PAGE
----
“Andri-el. Andri-el. Clean as a whistle, but dumb as a bell,” the demon Lu-seth chanted at Andri-el, with his normal wicked look and loud voice. “I thought for sure your precious little Anna and her two no-good friends would get arrested today when she tried to open that airplane door handle. What an idiot! Too bad she didn’t try to open it after the plane was off the ground. I would have helped her open it then.”
“Do you doubt my ability to protect her?” the angel Andri-el answered quietly, with strength and authority in her voice.
Ever since Anna was a baby, Andri-el had been charged by The One to watch over her. Usually that was an easy job, but occasionally there was a problem, like what happened at the airport earlier that day. The biggest challenge was keeping the demons, especially Lu-seth, away from Anna. By being the Chosen Princess of God, Anna ended up also being the target of the forces of evil.
“What I doubt is her ability to stay out of trouble,” answered Lu-seth. “She’s scared of everything, and too stupid to get past it. She’s been running and hiding from her own shadow like a scared rabbit ever since you saved her from that burning house eleven years ago. I almost got her with that airplane. I did get her parents. Too bad she didn’t fly in one today. The Boss is the power of the air, you know.” His loud laugh echoed across the night sky.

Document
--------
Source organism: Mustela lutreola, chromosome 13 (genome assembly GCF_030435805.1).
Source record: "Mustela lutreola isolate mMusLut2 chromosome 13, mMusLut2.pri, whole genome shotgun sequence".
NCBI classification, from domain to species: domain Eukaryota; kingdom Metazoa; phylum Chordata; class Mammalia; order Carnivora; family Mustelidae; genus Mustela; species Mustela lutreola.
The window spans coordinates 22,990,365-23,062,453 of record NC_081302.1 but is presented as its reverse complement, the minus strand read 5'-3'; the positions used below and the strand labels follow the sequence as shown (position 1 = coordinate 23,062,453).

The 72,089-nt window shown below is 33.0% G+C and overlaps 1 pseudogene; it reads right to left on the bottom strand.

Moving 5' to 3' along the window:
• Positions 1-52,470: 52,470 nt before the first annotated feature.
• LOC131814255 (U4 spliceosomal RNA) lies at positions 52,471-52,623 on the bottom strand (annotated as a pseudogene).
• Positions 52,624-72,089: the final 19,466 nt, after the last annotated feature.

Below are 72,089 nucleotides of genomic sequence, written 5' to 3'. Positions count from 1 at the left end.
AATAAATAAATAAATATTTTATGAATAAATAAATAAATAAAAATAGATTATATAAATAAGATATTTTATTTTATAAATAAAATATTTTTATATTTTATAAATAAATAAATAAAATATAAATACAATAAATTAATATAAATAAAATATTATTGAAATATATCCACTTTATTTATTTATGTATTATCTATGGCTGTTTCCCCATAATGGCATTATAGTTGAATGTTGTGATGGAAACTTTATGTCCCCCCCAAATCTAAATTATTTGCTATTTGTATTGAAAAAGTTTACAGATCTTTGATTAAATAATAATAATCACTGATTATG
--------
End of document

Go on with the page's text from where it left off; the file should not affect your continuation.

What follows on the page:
“Lu-seth, thou shalt not harm my Anna,” Andri-el commanded in reply, with force that shook the sky.
On previous occasions, she had resorted to an authoritative command to ward off Lu-seth’s approaches. Other times she had used patience. Sometimes she called in reinforcements. Today he seemed more inclined to merely threaten to attack Anna, rather than actually attacking her. Nevertheless, Andri-el kept her sword ready at her side in the event that Lu-seth grew violent. Rarely was she called on to use the sword offensively. The typical use was as a defensive weapon.
“Lu-seth, thou shalt not harm my Anna,” he mocked. “Who made her yours, pray tell?”
“She does not ride an airplane today,” Andri-el answered. “There is nothing you can do to harm her in the air.”
Lu-seth laughed boldly. “You don’t believe that rubbish, do you, you oversized puff of smoke? How do you know an airplane isn’t headed straight for a collision course with that train right now?”
“Because it is not,” Andri-el answered confidently.
“That sure is a shiny engine on the front of that train. It sort of looks like a silver bullet, don’t you think? I’ll bet that silver bullet could kill someone, or maybe get killed if it hits a brick wall.” He laughed loudly and wickedly.
Andri-el heard another loud voice nearby. “Lu-seth, you idiot, shut your trap before you give it away,” yelled Lu-cedric, another demon.